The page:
Cash and debit card transactions are not reported to the three main credit bureaus, so they don’t help you build any kind of credit history. And having no credit history could end up being a strike against you in finding the right job and the right place to live.


Less Emergency Preparedness

Nobody wants to pay for costly auto repairs when a car breaks down or for a trip to the emergency room when there’s an accident. But, unfortunately these things are a part of life. Unless you were prepared enough to create an emergency fund sufficient to handle these unexpected crises, without credit you could find yourself unable to cover them. Again, while it’s never ideal to put something on a credit card you don’t have the money for, if it’s necessary for your well-being, it’s nice to have the option.


More Difficult Travel

When you rent a car or hotel room without a credit card, that typically means having to leave a cash deposit or making sure you have enough funds in your bank account for your debit card to handle it. And if the only way you can buy online airline tickets and accommodations is with a debit card, if you don’t have enough money in your bank account, you may have to wait until the last minute and miss out on travel deals. With a credit card, you can book now and pay later, taking advantage of early bird savings.


Lessening Losses

When you carry cash, if it’s lost or stolen, it’s gone forever. With a credit card, a lost or stolen credit card can be replaced with a simple phone call. And your liability for any fraudulent charges is limited by law. Yes, debit cards also offer fraud protection, but it is not as consumer friendly as with credit cards.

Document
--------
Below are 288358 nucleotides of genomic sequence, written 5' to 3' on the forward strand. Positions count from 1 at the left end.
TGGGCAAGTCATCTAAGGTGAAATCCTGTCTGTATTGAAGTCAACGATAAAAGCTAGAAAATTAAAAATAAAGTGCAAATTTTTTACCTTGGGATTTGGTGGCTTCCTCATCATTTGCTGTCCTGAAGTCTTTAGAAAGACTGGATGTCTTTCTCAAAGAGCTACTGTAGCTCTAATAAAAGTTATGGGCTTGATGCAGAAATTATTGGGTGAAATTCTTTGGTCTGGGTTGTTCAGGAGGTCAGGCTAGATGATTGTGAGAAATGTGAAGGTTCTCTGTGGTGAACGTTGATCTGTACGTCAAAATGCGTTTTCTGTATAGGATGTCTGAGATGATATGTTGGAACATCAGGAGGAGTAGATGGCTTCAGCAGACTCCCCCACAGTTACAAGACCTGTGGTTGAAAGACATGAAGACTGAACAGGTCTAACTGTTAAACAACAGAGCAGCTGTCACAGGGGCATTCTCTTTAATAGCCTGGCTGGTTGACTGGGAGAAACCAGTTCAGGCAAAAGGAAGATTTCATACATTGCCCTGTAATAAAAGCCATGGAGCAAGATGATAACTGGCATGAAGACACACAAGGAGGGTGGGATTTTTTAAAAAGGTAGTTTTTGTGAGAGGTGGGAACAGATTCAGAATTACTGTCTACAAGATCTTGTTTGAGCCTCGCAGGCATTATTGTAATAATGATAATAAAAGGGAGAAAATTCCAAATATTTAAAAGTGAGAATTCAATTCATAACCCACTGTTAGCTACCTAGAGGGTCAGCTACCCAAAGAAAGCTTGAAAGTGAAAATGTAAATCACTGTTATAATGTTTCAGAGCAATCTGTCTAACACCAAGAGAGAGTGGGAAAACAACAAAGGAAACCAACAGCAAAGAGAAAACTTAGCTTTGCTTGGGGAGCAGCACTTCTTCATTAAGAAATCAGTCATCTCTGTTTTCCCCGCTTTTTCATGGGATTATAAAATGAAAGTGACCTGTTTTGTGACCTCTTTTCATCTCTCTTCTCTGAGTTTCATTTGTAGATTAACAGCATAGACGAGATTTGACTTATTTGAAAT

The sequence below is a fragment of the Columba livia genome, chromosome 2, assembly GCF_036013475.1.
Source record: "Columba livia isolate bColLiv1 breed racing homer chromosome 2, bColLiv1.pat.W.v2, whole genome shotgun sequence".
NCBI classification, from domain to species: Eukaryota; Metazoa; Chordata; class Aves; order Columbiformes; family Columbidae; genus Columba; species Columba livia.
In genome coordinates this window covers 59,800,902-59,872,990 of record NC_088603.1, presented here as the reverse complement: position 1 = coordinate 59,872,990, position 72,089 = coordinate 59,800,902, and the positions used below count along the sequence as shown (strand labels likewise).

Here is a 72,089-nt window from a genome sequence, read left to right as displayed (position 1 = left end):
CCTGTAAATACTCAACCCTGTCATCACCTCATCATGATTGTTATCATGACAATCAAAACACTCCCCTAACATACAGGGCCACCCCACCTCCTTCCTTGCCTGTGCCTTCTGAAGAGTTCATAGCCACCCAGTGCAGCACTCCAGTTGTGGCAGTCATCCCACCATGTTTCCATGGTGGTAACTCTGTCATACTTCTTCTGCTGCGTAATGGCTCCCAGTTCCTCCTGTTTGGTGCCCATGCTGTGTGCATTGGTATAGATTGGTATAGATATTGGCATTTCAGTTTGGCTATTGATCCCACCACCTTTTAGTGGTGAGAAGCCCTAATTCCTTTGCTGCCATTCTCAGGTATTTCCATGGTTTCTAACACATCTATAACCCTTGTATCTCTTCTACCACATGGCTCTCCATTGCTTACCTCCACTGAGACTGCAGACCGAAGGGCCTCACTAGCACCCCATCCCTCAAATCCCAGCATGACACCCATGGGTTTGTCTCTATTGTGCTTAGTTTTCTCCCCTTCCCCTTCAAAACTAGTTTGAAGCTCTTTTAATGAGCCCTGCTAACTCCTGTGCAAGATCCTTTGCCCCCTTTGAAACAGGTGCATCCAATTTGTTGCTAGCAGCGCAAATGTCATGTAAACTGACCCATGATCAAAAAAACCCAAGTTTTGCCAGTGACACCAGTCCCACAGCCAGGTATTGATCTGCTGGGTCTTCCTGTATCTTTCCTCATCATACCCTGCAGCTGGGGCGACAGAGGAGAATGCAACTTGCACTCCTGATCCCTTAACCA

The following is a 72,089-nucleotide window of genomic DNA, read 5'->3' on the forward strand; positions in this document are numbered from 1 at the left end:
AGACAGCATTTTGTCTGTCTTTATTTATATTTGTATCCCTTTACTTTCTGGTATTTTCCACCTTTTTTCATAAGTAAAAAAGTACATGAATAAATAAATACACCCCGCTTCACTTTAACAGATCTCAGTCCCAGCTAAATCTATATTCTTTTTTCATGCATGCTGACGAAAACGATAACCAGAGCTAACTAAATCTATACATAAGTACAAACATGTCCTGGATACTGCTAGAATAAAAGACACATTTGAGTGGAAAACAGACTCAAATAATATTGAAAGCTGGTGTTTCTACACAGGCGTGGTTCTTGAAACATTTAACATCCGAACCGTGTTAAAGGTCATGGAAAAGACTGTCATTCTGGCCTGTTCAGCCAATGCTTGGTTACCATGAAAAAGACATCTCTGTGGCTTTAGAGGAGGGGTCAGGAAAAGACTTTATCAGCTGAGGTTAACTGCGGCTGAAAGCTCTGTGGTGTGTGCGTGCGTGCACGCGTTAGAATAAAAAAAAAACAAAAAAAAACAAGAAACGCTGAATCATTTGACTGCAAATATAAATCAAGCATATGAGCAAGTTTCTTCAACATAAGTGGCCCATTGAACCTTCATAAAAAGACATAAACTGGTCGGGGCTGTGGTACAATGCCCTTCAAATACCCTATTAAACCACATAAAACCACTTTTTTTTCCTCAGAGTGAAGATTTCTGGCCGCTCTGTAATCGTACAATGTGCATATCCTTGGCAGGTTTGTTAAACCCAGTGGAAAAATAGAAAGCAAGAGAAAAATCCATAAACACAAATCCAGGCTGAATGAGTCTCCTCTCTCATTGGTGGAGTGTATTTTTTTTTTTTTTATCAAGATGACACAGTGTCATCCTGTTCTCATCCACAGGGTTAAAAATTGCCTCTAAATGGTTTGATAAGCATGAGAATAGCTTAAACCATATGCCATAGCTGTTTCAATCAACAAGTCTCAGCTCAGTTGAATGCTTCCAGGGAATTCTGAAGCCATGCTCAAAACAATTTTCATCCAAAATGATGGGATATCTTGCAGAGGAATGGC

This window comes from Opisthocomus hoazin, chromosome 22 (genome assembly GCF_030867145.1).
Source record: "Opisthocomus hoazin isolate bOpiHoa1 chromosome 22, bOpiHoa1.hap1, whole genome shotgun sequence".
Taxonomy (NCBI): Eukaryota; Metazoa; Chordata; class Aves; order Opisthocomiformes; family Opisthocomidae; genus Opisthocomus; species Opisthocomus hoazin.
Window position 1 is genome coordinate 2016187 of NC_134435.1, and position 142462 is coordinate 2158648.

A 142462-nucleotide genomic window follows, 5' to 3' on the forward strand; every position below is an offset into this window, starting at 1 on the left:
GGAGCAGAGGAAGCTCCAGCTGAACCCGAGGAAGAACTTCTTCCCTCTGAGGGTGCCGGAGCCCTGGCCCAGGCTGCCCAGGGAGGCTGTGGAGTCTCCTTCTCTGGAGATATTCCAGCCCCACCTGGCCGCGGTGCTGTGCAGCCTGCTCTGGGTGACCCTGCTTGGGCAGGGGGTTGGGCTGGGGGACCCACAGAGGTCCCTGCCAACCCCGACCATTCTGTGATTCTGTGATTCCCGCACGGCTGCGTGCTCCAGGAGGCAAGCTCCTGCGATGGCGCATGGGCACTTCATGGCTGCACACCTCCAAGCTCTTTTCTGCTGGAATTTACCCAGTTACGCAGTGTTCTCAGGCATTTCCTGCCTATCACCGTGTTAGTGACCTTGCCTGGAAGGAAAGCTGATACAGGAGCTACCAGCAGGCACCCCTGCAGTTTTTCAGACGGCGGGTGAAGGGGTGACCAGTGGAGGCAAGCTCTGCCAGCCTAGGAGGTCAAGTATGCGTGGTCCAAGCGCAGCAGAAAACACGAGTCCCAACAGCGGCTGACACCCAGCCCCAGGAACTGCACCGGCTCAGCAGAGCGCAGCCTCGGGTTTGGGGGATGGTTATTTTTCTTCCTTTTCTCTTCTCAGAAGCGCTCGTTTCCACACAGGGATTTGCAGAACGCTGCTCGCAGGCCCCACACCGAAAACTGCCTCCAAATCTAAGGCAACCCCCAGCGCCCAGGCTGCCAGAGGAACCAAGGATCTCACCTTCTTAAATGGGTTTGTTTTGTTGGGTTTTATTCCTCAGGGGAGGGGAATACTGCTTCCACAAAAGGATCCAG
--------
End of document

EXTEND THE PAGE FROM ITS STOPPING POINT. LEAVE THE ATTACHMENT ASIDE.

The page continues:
Unfulfilled Rewards Potential

One hundred dollars in cash gets you $100 in purchasing power. But if you have a rewards credit card that earns you cash back, points, or travel miles, making a $100 purchase with it actually gets you more. Depending on the card, that purchase could earn you a couple of bucks in cash back rewards, a couple hundred airline miles, or points to apply towards gasoline, hotel stays, or more.

Cash may be king, but a credit card can work harder for you. But only if you let it.


Forfeiting Other Perks

Credit cards offer other perks cash simply can’t, such as supplemental insurance on rental cars, additional warranty protection on purchases, and discounts with select merchants. About the only perk cash will get you is an occasional discount of a few percentage points, usually equivalent to the fee the merchant would pay the credit card company.


Yes, it is possible to live these days without credit, and there are proponents out there who encourage you to lead a debt-free life. However, credit is ultimately a tool, and how you use that tool determines whether or not it will benefit your life. Used unwisely and recklessly, credit can get you into trouble. But used responsibly, credit could help you achieve goals and earn benefits that might be more difficult—or just not possible—living without it.


This material is for informational purposes only and is not intended to replace the advice of a qualified tax advisor, attorney or financial advisor. Readers should consult with their own tax advisor, attorney or financial advisor with regard to their personal situations.